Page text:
J.D. Salinger, January 1, 1919 - January 27, 2010
I received J.D. Salinger's The Catcher in the Rye for Christmas during high school, and it is one of those precious books that had a true impact on my life. I've often said that if you're not a teenager and you try to read The Catcher in the Rye, you probably won't like it. I was fortunate enough to read it at the exact right time in my life, and as a teenager I was sucked into Holden Caulfield's mind and universe.
I devoured the book in a couple of days during winter break. I remember staying up late into the night reading, and the chill I got not because my parent's house was always as cold as a fridge, not because there was ice on the windows of my room, not because I could almost hear the snow crystallizing as it froze outside, but because of one passage from Salinger's book. I don't know if I was tired from it being so late and having read so long, or if I had been transported to a strange emotional place because of the book, but that moment has stuck with me, when my whole body and being was unsettled by these words:
"Anyway, I keep picturing all these little kids playing some game in this big field of rye and all. Thousands of little kids, and nobody's around - nobody big, I mean - except me. And I'm standing on the edge of some crazy cliff. What I have to do, I have to catch everybody if they start to go over the cliff - I mean if they're running and they don't look where they're going I have to come out from somewhere and catch them. That's all I'd do all day. I'd be the catcher in the rye."
There's nothing creepy about that passage, and in fact it almost invokes happy images of protected children in a field where the sun streams down in golden rays, but at that moment when I read it, I felt very weird. I felt moved, to be sure, but to a dark place. Maybe, if I had time to psychoanalyze it all, it was because a part of me realized how alone, how much of an outsider Holden was, and how I could be that. We all could be that. And though we want something that seems pure and honest, at the same time it is something impossible, impractical. We can't protect all the children from the cliff no more than we can protect ourselves from it.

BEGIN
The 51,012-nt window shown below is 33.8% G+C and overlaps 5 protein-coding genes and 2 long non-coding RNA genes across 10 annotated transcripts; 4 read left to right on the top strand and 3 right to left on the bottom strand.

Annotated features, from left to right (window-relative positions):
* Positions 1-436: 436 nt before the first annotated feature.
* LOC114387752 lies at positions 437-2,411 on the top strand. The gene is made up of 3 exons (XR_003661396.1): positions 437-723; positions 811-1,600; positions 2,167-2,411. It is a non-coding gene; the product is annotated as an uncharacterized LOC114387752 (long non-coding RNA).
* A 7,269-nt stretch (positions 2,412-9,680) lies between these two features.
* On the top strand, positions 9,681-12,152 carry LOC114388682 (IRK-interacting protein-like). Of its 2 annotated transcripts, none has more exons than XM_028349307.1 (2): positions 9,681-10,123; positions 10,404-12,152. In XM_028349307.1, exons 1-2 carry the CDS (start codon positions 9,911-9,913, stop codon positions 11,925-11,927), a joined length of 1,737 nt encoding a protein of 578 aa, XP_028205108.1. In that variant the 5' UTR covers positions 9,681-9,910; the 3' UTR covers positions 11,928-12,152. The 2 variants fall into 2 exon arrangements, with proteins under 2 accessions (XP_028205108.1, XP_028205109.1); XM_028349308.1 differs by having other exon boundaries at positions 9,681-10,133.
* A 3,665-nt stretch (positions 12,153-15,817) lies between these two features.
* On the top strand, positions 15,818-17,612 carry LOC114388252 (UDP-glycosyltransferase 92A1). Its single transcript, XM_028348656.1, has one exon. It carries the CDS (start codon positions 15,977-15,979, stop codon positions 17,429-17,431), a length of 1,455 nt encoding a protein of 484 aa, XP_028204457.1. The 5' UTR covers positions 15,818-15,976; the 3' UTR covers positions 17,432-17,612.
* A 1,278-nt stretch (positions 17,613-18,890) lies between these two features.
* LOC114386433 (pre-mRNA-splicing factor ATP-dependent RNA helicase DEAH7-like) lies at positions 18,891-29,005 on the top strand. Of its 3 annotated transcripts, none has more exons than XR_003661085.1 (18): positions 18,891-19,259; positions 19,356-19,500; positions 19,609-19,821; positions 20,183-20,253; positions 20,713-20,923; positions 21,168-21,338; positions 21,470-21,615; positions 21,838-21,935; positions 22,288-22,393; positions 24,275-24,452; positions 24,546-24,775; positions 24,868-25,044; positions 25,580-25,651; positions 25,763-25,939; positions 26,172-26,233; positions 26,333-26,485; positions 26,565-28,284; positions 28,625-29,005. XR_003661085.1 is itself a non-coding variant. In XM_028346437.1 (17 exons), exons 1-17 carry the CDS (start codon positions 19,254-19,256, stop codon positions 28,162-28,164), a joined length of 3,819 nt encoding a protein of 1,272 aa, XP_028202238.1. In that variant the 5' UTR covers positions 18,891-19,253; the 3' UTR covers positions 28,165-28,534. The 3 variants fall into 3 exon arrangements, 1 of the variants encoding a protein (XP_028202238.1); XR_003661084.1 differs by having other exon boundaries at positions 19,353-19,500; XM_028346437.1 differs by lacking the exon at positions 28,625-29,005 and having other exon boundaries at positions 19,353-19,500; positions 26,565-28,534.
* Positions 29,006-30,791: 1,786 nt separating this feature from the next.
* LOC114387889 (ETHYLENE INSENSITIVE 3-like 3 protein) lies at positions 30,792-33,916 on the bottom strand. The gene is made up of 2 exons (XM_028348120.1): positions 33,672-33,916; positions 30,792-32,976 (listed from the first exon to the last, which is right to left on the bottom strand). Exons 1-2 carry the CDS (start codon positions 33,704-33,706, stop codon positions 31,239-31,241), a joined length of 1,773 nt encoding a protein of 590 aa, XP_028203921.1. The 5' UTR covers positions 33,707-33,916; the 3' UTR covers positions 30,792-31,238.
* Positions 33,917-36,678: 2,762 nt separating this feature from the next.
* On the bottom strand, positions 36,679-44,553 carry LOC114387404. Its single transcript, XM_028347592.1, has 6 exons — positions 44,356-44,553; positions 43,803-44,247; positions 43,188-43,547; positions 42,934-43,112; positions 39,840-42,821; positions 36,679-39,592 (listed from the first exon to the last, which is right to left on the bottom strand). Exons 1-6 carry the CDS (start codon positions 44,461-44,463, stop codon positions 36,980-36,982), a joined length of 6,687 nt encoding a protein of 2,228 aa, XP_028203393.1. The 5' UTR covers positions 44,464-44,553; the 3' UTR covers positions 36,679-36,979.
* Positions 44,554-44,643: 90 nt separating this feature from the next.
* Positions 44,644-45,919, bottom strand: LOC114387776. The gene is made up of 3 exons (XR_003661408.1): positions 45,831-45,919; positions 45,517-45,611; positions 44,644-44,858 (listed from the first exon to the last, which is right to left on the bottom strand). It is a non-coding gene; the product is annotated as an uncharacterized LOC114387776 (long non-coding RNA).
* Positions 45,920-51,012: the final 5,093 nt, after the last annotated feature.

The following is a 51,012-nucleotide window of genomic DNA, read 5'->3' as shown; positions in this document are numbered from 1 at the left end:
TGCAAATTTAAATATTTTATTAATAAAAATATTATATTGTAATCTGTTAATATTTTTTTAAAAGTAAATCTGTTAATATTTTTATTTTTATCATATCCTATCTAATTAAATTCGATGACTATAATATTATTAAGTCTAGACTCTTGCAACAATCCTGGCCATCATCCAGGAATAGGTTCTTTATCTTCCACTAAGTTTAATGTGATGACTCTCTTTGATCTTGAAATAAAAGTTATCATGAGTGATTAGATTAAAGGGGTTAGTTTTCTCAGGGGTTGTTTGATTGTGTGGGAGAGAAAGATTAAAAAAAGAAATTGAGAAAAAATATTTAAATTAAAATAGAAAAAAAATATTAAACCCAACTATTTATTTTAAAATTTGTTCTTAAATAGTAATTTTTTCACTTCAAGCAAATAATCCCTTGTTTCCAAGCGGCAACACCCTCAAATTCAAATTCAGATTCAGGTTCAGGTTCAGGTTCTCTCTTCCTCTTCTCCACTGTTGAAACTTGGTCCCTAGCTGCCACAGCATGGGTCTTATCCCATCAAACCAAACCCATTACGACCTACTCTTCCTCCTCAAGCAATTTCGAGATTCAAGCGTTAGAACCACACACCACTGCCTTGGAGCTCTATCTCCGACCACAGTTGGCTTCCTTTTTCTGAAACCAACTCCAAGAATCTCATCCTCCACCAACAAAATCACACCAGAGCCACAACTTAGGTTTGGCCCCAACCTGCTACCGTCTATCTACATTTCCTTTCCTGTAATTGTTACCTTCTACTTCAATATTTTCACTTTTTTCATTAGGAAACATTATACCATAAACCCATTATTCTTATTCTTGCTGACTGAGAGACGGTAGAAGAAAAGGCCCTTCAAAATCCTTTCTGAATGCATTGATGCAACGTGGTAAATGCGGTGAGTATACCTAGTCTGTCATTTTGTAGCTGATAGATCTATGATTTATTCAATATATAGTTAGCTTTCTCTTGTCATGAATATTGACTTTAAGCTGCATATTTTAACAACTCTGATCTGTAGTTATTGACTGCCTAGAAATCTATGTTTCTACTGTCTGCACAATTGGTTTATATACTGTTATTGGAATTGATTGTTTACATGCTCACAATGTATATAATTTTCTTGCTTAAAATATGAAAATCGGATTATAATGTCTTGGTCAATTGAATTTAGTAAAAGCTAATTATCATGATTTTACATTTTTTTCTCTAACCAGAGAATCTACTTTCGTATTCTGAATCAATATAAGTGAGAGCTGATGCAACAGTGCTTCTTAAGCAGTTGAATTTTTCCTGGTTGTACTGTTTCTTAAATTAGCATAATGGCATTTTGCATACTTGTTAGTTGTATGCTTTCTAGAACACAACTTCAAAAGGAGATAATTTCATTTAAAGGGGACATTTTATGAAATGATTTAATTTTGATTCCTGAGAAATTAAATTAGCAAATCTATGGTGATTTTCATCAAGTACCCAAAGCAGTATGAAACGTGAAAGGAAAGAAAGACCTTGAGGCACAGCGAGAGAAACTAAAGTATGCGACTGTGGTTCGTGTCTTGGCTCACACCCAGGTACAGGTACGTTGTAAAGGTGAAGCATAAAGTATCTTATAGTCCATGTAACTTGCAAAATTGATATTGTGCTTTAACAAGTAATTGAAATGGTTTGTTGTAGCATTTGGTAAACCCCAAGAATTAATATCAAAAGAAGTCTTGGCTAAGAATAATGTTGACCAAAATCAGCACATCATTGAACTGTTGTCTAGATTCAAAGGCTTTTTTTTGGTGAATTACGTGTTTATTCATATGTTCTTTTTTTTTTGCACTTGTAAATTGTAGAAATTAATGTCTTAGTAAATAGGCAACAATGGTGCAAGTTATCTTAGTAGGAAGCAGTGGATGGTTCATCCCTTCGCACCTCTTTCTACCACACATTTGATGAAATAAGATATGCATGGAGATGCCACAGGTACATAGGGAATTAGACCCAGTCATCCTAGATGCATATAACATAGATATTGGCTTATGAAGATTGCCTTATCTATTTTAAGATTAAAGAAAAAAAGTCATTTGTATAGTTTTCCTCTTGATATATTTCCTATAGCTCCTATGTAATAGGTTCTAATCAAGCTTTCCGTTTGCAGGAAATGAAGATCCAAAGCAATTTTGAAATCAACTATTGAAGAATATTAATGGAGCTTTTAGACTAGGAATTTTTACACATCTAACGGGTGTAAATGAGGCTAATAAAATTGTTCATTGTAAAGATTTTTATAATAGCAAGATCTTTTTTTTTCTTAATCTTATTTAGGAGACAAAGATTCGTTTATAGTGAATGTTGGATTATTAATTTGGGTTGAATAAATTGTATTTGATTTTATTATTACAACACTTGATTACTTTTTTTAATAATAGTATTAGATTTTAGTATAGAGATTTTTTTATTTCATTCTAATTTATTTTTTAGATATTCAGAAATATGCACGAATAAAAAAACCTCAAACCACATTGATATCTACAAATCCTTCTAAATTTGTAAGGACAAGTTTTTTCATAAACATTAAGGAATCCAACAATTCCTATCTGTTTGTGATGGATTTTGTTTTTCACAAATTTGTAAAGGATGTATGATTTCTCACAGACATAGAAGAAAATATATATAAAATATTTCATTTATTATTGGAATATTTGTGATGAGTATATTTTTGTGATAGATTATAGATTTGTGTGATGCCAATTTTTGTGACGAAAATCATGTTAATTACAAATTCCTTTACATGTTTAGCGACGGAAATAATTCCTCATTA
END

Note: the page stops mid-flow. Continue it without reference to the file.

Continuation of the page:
But I don't want to psychoanalyze. I merely want to comment on how much of an impact Catcher had on me, how much I was moved by Salinger's words which were poetic in their use of teenage language. I wanted to comment on Mr. Salinger's death, and how a legend has passed away.
Many news sources have written insightful and interesting little pieces on his life, on his impact. Pieces that are much better than this one. But all those guys, they're phonies.
A last little piece of cynicism to wrap up this post: it is quite likely that right now deals are being made for a Catcher movie. Salinger refused to sell the film rights of his book while he was alive, but now that he's dead there's no stopping Hollywood. And knowing Hollywood, they'll do it wrong. "We love the piece, we do, but nothing happens! It's three hours of a kid walking around New York and that don't sell tickets. We modernize it. Set it in present day. And hey, what if Holden was on the run from the law? Now wouldn't that spice up the third act?!"
The truth is, even if you had the best in film-making behind the adaptation, your chances of making a good film out a piece that is so internal, so focused on inner conflict is slim to none. As Robert McKee says in his book Story, "The purer the novel...the worse the film."